Offseason to-do list: Minnesota

With the 2013 college football season now in the rearview mirror, we're taking an early peek at the months ahead by looking at three items each Big Ten team must address before the 2014 season.

Up next: the Minnesota Golden Gophers.

1. Decide on a quarterback: Minnesota rotated between sophomore Philip Nelson and redshirt freshman Mitch Leidner this past season. It appeared to be Nelson's team by the end of the regular season, but then Leidner played the majority of the snaps in the Texas Bowl against Syracuse. Leidner is a little bit better runner while Nelson is a little bit better passer at this point, but neither has established himself as the clear-cut option. And while depth is always a good thing, the Gophers will be best served by identifying a true starter this spring. Redshirt freshman Chris Streveler could factor into the mix as well. The focus for each candidate in the coming weeks should simply be to get better, because Minnesota needs more out of the quarterback spot if it wants to take the next step. Which goes hand in hand with the next item ...

2. Get better at wide receiver: Minnesota's leading returning wide receiver next year will be Drew Wolitarsky, who had 15 catches for just 259 yards and one TD. The Gophers had one of the worst passing attacks in the country in 2013, and the lack of threats at the receiver position was a big reason why. The good news, if you're an optimist, is that Wolitarsky and Donovahn Jones emerged as the top options late in the season, and both were true freshmen. They are talented and should improve as they mature. They also need more help there, whether it's from rising senior Isaac Fruechte, the oft-injured Jamel Harbison or an incoming recruit. Minnesota hasn't been able to stretch the field in the passing game for two years, and that must change.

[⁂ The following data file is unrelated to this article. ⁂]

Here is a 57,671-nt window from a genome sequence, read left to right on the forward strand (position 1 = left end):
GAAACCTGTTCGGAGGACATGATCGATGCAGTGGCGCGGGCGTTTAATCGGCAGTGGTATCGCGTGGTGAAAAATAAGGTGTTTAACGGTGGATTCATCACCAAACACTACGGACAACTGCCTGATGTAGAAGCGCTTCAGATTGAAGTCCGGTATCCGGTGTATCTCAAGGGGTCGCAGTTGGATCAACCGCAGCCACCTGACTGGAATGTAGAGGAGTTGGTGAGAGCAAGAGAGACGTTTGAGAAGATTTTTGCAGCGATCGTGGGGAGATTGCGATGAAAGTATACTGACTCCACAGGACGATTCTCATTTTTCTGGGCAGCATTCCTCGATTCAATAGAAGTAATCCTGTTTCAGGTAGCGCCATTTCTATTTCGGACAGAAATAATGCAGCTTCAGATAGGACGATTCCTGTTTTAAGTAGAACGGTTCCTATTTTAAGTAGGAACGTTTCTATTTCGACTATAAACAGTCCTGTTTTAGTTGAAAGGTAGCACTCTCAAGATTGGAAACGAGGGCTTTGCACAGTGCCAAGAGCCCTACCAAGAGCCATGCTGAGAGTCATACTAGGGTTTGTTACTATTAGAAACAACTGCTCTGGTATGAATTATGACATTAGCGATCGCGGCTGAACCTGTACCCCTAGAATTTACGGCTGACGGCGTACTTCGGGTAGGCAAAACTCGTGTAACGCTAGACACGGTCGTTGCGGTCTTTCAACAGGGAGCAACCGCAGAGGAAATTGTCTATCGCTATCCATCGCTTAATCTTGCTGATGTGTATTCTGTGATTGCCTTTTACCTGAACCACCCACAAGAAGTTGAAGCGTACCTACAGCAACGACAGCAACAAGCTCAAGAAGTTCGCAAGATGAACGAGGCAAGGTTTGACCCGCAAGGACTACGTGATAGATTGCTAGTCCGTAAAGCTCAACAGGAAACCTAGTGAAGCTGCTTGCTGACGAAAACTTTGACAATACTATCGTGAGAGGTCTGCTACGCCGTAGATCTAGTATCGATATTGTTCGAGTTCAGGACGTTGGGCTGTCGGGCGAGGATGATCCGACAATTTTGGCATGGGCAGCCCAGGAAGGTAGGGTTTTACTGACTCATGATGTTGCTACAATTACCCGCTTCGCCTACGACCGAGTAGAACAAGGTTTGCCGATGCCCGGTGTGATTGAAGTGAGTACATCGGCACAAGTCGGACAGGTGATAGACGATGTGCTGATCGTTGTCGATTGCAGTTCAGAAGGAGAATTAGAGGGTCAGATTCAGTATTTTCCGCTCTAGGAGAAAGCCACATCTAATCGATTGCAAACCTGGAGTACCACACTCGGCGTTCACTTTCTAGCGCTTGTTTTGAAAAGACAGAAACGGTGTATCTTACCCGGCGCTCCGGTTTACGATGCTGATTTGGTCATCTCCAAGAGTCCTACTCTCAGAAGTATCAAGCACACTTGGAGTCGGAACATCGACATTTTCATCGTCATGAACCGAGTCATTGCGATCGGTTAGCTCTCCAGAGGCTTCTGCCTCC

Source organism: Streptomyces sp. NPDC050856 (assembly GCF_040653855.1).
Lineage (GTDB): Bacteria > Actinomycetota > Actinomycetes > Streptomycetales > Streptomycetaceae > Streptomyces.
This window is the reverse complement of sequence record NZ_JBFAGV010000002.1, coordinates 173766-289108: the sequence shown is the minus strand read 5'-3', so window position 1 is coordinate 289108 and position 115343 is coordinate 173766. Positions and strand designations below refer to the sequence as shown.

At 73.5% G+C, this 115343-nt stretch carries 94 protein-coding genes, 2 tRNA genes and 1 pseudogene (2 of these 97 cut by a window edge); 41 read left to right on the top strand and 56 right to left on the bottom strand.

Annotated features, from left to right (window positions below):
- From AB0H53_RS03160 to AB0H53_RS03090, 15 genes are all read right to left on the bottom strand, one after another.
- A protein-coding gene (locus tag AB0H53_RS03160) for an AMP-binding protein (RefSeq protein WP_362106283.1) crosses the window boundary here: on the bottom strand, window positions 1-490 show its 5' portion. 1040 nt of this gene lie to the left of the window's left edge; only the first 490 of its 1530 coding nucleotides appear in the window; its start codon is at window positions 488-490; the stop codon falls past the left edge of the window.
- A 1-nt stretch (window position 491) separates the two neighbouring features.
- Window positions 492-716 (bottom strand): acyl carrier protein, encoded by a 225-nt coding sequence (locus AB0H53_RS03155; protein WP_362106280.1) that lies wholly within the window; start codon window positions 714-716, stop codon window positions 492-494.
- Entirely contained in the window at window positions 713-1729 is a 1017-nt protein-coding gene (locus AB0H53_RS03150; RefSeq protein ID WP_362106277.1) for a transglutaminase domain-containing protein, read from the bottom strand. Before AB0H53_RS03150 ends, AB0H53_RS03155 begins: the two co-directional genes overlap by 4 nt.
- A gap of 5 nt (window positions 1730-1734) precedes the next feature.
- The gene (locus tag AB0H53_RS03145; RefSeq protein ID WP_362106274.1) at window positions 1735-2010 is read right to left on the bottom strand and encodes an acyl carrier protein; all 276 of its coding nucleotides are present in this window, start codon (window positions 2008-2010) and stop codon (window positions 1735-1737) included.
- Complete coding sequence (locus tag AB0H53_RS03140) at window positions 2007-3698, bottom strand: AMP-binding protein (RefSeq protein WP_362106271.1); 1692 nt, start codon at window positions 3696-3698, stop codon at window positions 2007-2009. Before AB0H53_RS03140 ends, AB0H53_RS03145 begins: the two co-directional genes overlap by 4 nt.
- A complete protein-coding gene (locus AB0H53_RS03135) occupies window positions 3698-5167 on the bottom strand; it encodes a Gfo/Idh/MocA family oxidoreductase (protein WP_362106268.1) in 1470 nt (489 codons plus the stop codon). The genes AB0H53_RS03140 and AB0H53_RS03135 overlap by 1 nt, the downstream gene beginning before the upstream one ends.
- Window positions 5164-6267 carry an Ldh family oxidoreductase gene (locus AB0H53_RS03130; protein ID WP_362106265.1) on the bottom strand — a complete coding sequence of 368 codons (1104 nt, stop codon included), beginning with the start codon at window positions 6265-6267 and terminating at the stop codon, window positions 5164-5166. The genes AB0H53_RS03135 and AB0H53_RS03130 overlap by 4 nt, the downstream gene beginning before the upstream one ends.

3. Replace defensive stalwarts: While the majority of the roster returns, some very valuable defensive players will need to be replaced in 2014. That includes All-Big Ten defensive tackle Ra'Shede Hageman, starting linebackers Aaron Hill and James Manuel and defensive back Brock Vereen, who was versatile enough to play both cornerback and safety as needed. There's no real substitute for Hageman's sheer athleticism, but the team is high on sophomore Scott Ekpe's potential. Minnesota has recruited well recently at linebacker and defensive back, so some in-house solutions should be ready. The Gophers' defense was very solid in 2013 and should stay that way if adequate replacements emerge.

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